The melted data.frame m can now be plotted.

> xyplot(m$value~m$variable, type="o", group=m$TRT, auto.key=list(T))

The resulting figure looks like this:

Donnerstag, 7. Juli 2016

Python: Concate code to a single string

Using the code below, the code from a source file can be concatenated to a single string. This string however can still be printed and formates nicely on a JavaScript console. It returns a string variable `s' and requires two command line arguments.
# Usage:
# > python ~/path/to/script/ <name_of_ouput_variable>  
    filename = sys.argv[1]
    f = open(filename, "r")
    d = f.readlines()
    s = "var %s = " % sys.argv[2]
    s = s.strip()
    # s += '"' + "".join(d).replace("\n", "") + '";'

    cnt = 0
    n = len(d)

    # '\\n' is explicitly written to the 'source'-file such that
    # the JavaScript console can print the source code including line
    # breaks.
    for line in d:
        # First line.
        if cnt == 0:
            s += "\n" + '  "' + d[cnt].replace("\n", "") + '\\n"\n'
            cnt += 1
        # Inbetween lines.
        elif cnt > 0 and cnt < (n-1):
            s += '+ "' + d[cnt].replace("\n", "") + '\\n"\n'
            cnt += 1
        # Last line.
            s += '+ "' + d[cnt].replace("\n", "") + '"'

Sonntag, 1. Mai 2016

R: Replacement functions

If you use R, you've been using so called replacement functions such as '<-' to assign a value to a variable or 'colnames' to define names of columns in a data frame.
Remember, in R everything operation is a function call (therefore also the assignment operations).
In the following, the behaviour of the replacement functions are illustrated (and compared to a -failing- ordinary approach) and code is shown to list all replacement functions in the base R package.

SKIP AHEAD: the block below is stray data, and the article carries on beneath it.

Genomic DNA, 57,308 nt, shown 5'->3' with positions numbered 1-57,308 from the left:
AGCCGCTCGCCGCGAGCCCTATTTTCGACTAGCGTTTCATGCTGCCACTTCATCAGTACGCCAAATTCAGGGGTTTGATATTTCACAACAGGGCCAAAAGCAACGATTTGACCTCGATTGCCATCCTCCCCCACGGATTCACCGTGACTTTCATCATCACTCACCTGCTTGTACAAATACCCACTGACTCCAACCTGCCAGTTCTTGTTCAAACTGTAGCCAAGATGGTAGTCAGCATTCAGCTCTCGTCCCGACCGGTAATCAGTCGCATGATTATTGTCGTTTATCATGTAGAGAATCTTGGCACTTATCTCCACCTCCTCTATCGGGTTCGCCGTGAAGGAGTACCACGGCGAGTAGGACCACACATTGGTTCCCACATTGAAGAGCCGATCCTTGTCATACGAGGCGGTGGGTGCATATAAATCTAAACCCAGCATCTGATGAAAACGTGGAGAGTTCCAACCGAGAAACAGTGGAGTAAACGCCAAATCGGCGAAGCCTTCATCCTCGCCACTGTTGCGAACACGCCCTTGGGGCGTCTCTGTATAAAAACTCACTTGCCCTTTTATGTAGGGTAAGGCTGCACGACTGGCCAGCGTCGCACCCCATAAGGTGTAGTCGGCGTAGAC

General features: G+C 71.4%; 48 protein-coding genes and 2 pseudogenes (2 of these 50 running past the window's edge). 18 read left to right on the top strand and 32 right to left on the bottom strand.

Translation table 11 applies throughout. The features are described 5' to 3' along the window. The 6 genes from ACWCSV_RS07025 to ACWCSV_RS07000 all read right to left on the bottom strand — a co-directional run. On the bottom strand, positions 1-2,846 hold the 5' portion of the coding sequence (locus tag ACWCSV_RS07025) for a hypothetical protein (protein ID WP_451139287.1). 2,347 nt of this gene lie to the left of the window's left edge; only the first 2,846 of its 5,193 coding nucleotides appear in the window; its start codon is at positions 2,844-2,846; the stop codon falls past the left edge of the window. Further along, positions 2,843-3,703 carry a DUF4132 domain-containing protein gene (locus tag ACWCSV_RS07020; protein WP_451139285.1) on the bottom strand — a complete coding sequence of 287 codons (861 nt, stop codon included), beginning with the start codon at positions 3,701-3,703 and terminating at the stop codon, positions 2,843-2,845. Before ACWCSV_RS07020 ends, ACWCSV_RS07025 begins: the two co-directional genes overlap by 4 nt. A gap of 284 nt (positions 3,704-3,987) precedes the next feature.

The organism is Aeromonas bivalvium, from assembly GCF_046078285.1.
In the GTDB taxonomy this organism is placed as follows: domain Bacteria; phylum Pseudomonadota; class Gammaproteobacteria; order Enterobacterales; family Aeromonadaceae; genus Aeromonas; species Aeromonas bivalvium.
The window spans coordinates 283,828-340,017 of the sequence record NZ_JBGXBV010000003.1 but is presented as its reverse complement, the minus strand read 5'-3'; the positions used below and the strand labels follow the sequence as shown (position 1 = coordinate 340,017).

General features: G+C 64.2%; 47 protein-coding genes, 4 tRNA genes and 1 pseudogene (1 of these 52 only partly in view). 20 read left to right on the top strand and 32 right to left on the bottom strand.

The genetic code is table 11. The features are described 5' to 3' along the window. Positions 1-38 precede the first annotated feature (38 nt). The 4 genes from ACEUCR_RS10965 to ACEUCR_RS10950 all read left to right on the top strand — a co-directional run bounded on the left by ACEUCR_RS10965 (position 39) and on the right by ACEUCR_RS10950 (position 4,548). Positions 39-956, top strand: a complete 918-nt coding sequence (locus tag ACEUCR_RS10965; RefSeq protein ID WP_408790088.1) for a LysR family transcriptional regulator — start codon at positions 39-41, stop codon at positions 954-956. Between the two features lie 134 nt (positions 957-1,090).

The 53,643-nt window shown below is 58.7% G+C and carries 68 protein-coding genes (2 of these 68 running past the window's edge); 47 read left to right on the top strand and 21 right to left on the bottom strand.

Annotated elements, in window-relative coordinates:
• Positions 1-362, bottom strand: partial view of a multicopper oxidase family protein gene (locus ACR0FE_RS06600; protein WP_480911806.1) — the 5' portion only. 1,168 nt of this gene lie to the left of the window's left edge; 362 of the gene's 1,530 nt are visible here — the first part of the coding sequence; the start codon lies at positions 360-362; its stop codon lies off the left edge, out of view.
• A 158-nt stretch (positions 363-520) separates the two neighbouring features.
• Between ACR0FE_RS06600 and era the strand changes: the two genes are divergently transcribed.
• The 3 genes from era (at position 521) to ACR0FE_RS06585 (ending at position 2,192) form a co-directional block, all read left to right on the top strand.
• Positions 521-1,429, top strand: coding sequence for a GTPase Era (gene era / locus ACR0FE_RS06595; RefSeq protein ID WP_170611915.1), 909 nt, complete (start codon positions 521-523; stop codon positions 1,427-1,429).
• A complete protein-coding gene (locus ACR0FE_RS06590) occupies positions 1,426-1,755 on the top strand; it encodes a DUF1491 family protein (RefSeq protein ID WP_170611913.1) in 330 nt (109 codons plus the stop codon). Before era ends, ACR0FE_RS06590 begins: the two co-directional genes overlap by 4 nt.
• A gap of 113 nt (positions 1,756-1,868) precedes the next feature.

Replacement functions act as if they modify their arguments in place such as in

colnames(d) <- c("Input", "Output")

They have the identifier '<-' at the end of their name and return a modified copy of the argument object (non-primitive replacement functions) or the same object (primitive replacement functions).

At the R prompt, the following will not work:

> `second` <- function(x, value) {
+   x[2] <- value
+   x
+ }
> x <- 1:10
> x
 [1]  1  2  3  4  5  6  7  8  9 10
> second(x) <- 9
Fehler in second(x) <- 9 : konnte Funktion "second<-" nicht finden

As one can see, behind the scenes, R is looking for a function called 'second<-'. So lets do the same thing but using this name:

> `second<-` <- function(x, value) {
+   x[2] <- value
+   x
+ }

Now, the assignment at the second position of the vector works:

> second(x) <- 9
> x
 [1]  1  9  3  4  5  6  7  8  9 10

The following code allows to list all replacement functions in are and check if they are primitive:

# Get all objects from the base package, then
# functions from among those objects.
objs <- mget(ls("package:base"), inherits=TRUE)
funs <- Filter(is.function, objs)
# Replacement functions have '<-' at the end of their name.
get_rep_fun <- function(fun_i) {
  if(substr(fun_i, nchar(fun_i) - 1, nchar(fun_i)) == "<-") {
# The list returned by 'lapply' contains many 'NULL'
# entries. Only non-'NULL' function name strings remain
# after 'unlist'.
rep_funs <- lapply(names(funs), get_rep_fun)
rep_funs <- unlist(rep_funs)
# Identify primitive replacement functions.
get_prim_rep_fun <- function(rep_fun) {
  if(is.primitive(rep_fun)) {
# Get the actual function object by 'sapply'-ing 'get' to
# each string identifier from the 'rep_funs' vector.
prim_rep_funs <- lapply(sapply(rep_funs, get), is.primitive)
# Prepare data frame for convenience.
k <- data.frame(fun_name = rep_funs, prim=unlist(prim_rep_funs))
# Rows are named after functions -> reduce redundancy.
rownames(k) <- NULL